Morphological study of two human facial muscles: Orbicularis oculi and Corrugator supercilii

Craig W. Goodmurphy, William K. Ovalle

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84 Scopus citations


Human facial muscles are unique in that they do not cross joints and they function either to open and close the apertures of the face or to tug the skin into intricate movements producing facial expressions. Compared to other skeletal muscles of the body, little is known about the microscopic architecture and organization of facial muscles. It was hypothesized that facial muscles with different roles would possess differences in their cellular organization and morphology that would reflect their unique function. The palpebral orbicularis oculi (oo) and the corrugator supercilii (cs) were studied because they are in close topographical proximity to one another and share the same nerve supply and embryonic origin. This study compared the two muscles which were procured as biopsies from cosmetic surgery procedures. Architectural and morphological features were elucidated using a combination of conventional histological stains, immunocytochemistry and histochemistry. Quantitative measures of fiber sizes, shapes, and fiber- type distributions were performed along with measures of capillary area per unit of contractile area (capillary index). Fiber-type profiles and motor end-plates were demonstrated by using antibodies to fast and slow myosins, as well as to neurofilament protein. The oo was shown to differ significantly from the cs on the basis of fiber shapes, sizes, and types. The oo muscle fibers were small, rounded, and 89% of them were of the fast-twitch (Type II) variety. The muscle fibers in the cs were larger, polygonal, and only 49% of them were of the fast-twitch variety. The capillary index of the cs was 2.4 times that of the oo.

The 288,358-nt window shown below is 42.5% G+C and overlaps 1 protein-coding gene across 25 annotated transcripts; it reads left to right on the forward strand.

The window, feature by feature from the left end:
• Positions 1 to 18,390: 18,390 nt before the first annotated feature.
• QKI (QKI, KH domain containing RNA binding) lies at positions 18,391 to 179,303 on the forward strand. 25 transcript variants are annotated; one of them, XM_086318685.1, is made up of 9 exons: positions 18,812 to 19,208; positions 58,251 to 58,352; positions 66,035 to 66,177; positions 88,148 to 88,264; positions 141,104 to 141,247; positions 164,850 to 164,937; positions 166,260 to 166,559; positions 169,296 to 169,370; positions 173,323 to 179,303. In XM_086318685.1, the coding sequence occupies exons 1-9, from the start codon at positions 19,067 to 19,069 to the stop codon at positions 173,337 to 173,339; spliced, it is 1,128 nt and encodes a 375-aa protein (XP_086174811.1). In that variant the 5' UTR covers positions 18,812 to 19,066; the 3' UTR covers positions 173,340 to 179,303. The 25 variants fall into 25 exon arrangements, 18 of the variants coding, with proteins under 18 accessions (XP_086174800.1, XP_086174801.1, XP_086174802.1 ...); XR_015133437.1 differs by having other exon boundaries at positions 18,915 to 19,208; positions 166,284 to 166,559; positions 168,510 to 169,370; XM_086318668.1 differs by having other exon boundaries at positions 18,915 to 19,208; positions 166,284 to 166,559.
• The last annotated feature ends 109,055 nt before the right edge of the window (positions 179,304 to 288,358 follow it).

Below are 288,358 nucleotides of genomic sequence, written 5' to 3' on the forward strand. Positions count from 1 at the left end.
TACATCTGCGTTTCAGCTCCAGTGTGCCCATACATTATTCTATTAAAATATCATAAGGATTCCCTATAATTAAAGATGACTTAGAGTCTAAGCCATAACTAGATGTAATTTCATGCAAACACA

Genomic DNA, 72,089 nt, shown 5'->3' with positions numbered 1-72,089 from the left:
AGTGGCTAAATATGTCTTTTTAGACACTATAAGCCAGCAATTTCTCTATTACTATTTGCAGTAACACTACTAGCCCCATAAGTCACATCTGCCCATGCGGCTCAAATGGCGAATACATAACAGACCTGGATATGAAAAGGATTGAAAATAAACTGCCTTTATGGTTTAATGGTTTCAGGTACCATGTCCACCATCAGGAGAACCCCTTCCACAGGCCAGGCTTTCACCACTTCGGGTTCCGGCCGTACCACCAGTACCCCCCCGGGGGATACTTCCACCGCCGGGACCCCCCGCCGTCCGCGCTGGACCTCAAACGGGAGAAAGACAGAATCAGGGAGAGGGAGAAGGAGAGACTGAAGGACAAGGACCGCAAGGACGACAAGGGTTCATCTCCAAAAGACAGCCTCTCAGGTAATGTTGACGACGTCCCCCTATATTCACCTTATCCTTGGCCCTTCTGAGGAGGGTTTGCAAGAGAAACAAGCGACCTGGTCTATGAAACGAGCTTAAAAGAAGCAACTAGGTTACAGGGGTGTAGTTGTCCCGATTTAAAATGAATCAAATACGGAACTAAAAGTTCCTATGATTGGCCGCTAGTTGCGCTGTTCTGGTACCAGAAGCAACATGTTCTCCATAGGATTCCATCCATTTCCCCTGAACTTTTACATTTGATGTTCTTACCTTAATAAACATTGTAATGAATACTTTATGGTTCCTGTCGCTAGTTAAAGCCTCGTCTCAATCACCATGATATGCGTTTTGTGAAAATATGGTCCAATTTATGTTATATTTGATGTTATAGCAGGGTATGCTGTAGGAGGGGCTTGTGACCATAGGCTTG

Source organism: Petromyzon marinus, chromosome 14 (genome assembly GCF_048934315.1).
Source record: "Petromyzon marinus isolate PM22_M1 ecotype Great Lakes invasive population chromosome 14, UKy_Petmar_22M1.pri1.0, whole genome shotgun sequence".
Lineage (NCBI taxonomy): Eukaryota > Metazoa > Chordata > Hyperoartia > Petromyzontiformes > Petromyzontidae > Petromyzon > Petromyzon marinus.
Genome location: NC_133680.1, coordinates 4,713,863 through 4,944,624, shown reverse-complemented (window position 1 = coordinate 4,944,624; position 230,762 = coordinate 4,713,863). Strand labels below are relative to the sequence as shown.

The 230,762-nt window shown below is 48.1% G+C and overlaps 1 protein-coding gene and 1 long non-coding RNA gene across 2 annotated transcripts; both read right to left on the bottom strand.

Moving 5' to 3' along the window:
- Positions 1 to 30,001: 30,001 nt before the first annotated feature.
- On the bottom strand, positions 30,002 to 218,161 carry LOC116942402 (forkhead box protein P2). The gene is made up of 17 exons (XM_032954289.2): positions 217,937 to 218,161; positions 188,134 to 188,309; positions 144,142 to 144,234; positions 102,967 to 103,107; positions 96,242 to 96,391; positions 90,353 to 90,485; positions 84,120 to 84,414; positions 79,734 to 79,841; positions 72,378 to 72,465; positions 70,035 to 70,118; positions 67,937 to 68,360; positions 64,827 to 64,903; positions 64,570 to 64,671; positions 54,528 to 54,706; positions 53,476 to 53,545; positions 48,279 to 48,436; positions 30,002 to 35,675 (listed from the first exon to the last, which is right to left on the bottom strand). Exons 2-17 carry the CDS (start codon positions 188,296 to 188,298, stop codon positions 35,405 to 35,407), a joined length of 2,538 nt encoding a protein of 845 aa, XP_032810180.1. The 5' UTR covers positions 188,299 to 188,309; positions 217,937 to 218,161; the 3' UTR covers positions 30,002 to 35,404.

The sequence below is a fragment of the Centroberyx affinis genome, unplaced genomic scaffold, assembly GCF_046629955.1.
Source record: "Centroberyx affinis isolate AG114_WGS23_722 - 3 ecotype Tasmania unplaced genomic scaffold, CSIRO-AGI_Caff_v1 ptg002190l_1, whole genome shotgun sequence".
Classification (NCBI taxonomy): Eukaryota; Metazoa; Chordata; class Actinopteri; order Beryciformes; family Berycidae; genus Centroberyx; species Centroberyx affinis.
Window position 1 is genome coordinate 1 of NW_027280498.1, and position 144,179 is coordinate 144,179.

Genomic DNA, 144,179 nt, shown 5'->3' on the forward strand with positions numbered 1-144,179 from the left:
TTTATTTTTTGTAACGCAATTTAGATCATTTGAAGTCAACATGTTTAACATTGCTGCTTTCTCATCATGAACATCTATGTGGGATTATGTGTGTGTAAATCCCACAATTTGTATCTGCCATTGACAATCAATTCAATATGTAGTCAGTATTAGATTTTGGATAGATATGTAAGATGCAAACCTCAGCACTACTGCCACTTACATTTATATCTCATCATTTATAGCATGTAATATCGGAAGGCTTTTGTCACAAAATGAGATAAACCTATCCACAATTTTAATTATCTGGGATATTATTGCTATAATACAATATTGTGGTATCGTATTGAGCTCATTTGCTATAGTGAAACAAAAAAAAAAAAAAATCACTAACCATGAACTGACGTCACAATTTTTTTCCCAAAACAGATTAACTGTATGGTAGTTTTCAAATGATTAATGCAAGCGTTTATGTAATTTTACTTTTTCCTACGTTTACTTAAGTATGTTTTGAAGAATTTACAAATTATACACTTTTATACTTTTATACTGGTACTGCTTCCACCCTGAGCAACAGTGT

Original languageEnglish (US)
Pages (from-to)1-11
Number of pages11
JournalClinical Anatomy
Issue number1
StatePublished - 1999

All Science Journal Classification (ASJC) codes

  • Anatomy
  • Histology


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